Subject: Re: [boost] [container] static_vector: fixed capacity vector update
From: Andrew Hundt (athundt_at_[hidden])
Date: 2013-01-20 15:59:26
On Fri, Jan 18, 2013 at 4:17 PM, Jeffrey Lee Hellrung, Jr.
> This is encouraging!
> Great, seems almost simple enough. I say "almost" because, IMHO, we
> shouldn't try *too* hard to make static_vector a drop-in replacement for
> vector. Make the interface common where it makes sense, but reserve and
> shrink_to_fit shouldn't be part of the interface. It would just confuse me
> if I saw a reserve or shrink_to_fit method call on a static_vector in real
This may make sense to do. It could alternately be #ifdef'd out in some
BOOST_CONTAINER_VECTOR_COMPATIBILITY mode that enables shrink_to_fit()
for those that are clients of template code they cant change, but could
specify the container type. Perhaps that isn't worthwhile either and
users should just remove their shrink_to_fit calls if they want to use
> > Changes:
> > - C++11 support
> Please elaborate.
It supports all the C++11 member functions, such as move semantics and
emplace() that boost::container::vector supports. Allocators are the
obvious exception in addition to some runtime performance degradation
in cases such as swap() because a simple pointer swap is not possible.
In case you were concerned, everything is also set up for C++03.
> The documentation is not the prettiest right now, which is fine
I agree that the documentation wording, formatting, and examples still
> one key omission is a Strategy concept specification (at least, I didn't
The Strategy concept is defined in the code using Boost.concept_check.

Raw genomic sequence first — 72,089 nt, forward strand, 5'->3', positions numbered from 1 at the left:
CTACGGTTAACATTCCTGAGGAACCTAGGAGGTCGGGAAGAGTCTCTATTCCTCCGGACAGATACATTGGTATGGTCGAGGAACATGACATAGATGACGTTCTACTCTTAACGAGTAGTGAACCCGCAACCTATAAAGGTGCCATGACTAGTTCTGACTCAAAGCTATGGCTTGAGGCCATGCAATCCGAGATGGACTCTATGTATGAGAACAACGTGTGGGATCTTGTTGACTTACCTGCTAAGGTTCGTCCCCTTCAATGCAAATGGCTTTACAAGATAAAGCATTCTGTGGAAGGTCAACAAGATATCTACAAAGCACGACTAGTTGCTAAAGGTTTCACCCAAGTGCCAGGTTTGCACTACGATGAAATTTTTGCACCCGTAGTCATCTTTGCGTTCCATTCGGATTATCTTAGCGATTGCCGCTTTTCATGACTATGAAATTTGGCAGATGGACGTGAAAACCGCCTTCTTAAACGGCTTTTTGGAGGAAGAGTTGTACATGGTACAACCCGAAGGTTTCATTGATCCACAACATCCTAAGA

Adding it to the documentation depends on how the discussion
immediately below and in Q4 of my Q&A goes since it wouldn't make
sense to document the strategy if it is not part of the public API.
> Also, I'm not 100% sold on the Strategy template parameter. I think
> something to be said for simplicity, and the simplest implementation would
> have just 2 template parameters and assert on any bounds violations; if
> want to throw, use, say, a free function push_back_and_throw_on_error. At
> least, that's what I'd say is an alternative design.
I concur, while I'm fairly happy with the current code I too am not
100% sold on the Strategy. I wrote more detail in Q4 of the Q&A
section of my original post. The proposed alternative is putting the
current version into the detail namespace and defining one or more
publicly available interfaces using partial specializations in which
the strategy is fully defined.
> > - bounds checks are asserts by default but can be switched to
> Is this true for static_vector::at as well, or does that throw regardless
> as with std::vector?
static_vector::at() throws in the same manner as
boost::container::vector::at() by default. It is also possible to
disable exceptions so in that case there is an assert() when indexed
out of bounds. Perhaps the case where exceptions are disabled should
use BOOST_VERIFY so it triggers in release mode too for at()?
> > - memory is uninitialized until objects are inserted
> Hmmm...this is a change?! I would think this is a correctness requirement
The original version was boost::array with size so the behavior was
much more understandable. I agree that the new behavior is much better
and that's why it has been changed. :-)
> > - internal size is currently the same as Strategy::size_type
> > - expanded documentation and unit tests
> > - optimizations based on type traits
> Please elaborate.
This is related to Q5 of the Q&A in my original post. People on the
list expressed the desire to make the value tracking the vector size
configurable, so if the capacity was 20 you could use uint8_t, or if
it was 20000 you could use uint16_t instead of the default, which is
std::size_t. This configuration can be accomplished by modifying the
The type traits optimizations are the same ones provided by
boost::container::vector, such as using memcpy/memmove for POD types
where appropriate, and selecting algorithms based on traits indicating
if an iterator is a RandomAccessIterator, ForwardIterator, etc.
> > - boost::interprocess support
> Please elaborate.
Since the pointer type is configurable you can initialize
static_vector in shared memory with the specialized pointers
interprocess provides. There is also some example code that uses a
static_vector with boost::interprocess here: http://goo.gl/oUyj7
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